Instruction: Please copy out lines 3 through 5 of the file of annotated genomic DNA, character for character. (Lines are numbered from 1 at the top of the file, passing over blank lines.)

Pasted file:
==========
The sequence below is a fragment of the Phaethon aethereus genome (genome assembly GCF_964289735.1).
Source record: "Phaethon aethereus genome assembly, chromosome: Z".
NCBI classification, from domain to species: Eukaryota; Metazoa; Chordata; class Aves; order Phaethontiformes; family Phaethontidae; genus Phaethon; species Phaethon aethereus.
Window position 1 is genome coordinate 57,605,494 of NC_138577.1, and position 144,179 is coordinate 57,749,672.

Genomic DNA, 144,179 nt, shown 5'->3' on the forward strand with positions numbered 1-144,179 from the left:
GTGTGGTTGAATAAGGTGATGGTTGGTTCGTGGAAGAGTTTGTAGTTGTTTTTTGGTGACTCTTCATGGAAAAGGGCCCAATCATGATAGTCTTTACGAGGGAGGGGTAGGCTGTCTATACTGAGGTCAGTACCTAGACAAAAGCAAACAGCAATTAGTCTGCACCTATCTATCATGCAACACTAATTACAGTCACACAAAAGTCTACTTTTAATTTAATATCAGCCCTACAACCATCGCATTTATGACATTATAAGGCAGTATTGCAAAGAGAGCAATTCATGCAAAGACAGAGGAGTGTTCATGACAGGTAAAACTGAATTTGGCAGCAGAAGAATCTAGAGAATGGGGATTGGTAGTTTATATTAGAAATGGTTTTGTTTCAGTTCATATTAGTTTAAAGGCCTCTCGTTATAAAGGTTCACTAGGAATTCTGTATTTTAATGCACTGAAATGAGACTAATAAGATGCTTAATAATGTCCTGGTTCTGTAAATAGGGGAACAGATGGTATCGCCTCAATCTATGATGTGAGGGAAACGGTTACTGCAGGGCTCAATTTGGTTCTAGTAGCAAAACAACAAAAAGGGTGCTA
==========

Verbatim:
NCBI classification, from domain to species: Eukaryota; Metazoa; Chordata; class Aves; order Phaethontiformes; family Phaethontidae; genus Phaethon; species Phaethon aethereus.
Window position 1 is genome coordinate 57,605,494 of NC_138577.1, and position 144,179 is coordinate 57,749,672.

Genomic DNA, 144,179 nt, shown 5'->3' on the forward strand with positions numbered 1-144,179 from the left: